Lodha clarifications rein in more administrators

No fresh tenure for Patel in BCCI as per latest ruling

Lodha clarifications rein in more administrators

The Lodha Committee on Thursday closed the door on more officials aspiring to stay on in cricket administration, stating that a nine-year term either in a state association or at the BCCI would mean end of the road for them.

In the Frequently Asked Questions published on its website, the panel said its position on the matter has changed, following the Supreme Court orders on January 2 and 3. The ruling means the likes of Brijesh Patel, who has been at the helm of the Karnataka State Cricket Association for more than nine years, will be disqualified from administration.

“In view of the order dated 2.1.2017 as amended by the order dated 3.1.2017, an individual is disqualified from being the office-bearer of the BCCI or the state/member association if he/she has been an office-bearer of the BCCI or the state/member association for 9 years,” the Lodha panel said.

“For example, one who has been the office-bearer of a state association for 9 years is disqualified from returning to cricket administration either at the BCCI or at any state association. Similarly, one who has been an office-bearer at the state for 5 years and then at the BCCI for 4 years is also disqualified,” the panel said.

The panel made it clear that the sacked BCCI secretary Ajay Shirke cannot be Maharashtra Cricket Association’s representative in BCCI meetings while there was not much cheer for Cricket Association of Bengal (CAB) president Sourav Ganguly either. Come June, Ganguly will have to go for a compulsory cooling-off period of three years, having completed three years at the state association as secretary and president.

On a question whether a disqualified office-bearer can act as the representative/nominee of a member association or the BCCI, the panel said: “In keeping with the spirit of the Hon’ble Supreme Court’s judgement, a disqualified office-bearer is no longer to be associated with cricket administration. He/She is disqualified from being a representative or nominee of the member association or the BCCI and cannot discharge any other role in or on behalf of the association or the BCCI. He/She cannot function within the association in any patron or advisory capacity nor be a member of a committee or council.”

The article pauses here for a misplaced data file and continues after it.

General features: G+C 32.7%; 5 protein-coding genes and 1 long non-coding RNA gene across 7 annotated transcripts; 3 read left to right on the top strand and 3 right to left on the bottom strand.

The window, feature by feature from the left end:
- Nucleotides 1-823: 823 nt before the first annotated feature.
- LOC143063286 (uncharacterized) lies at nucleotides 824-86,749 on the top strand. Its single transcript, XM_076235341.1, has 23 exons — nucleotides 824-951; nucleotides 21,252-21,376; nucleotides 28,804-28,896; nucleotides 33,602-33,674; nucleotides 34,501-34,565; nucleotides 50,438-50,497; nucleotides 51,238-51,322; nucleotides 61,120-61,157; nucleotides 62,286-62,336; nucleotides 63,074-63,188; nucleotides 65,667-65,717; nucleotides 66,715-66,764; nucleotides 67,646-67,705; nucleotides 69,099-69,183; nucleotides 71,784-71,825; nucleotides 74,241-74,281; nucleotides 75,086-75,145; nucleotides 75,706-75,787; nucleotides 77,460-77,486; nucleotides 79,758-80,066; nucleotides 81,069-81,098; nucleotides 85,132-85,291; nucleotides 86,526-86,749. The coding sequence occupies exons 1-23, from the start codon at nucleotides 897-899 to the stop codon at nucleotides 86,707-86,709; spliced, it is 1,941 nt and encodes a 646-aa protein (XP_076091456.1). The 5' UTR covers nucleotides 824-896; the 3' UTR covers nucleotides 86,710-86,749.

Another question was directly related to Ganguly, whose name was doing rounds for the BCCI president’s post. “If an individual has been an existing office bearer in a state/member association for 2 years, is he eligible to contest for the next elections without the 3 year cooling-off period applying to him? If yes, what will be the term of his office?

The answer states: “If at the time of the election the existing office-bearer has not completed a period of 3 years, he is eligible to contest the election. However, he will not have a full term and will have to demit office immediately upon the continuous 3-year period being completed.”

The panel clarified that if the posts of assistant treasurer or assistant secretary is mentioned as office-bearer in a member unit’s constitution, then they also would come under the tenure rule.

“For example, in an association where the constitution refers to the assistant treasurer as office-bearer and if a person has occupied that post for 3 years and also been secretary for 6 years, he stands disqualified.”

The panel said if state associations don’t have pending cases against them, they can go ahead with elections after conforming to the new set of reforms.

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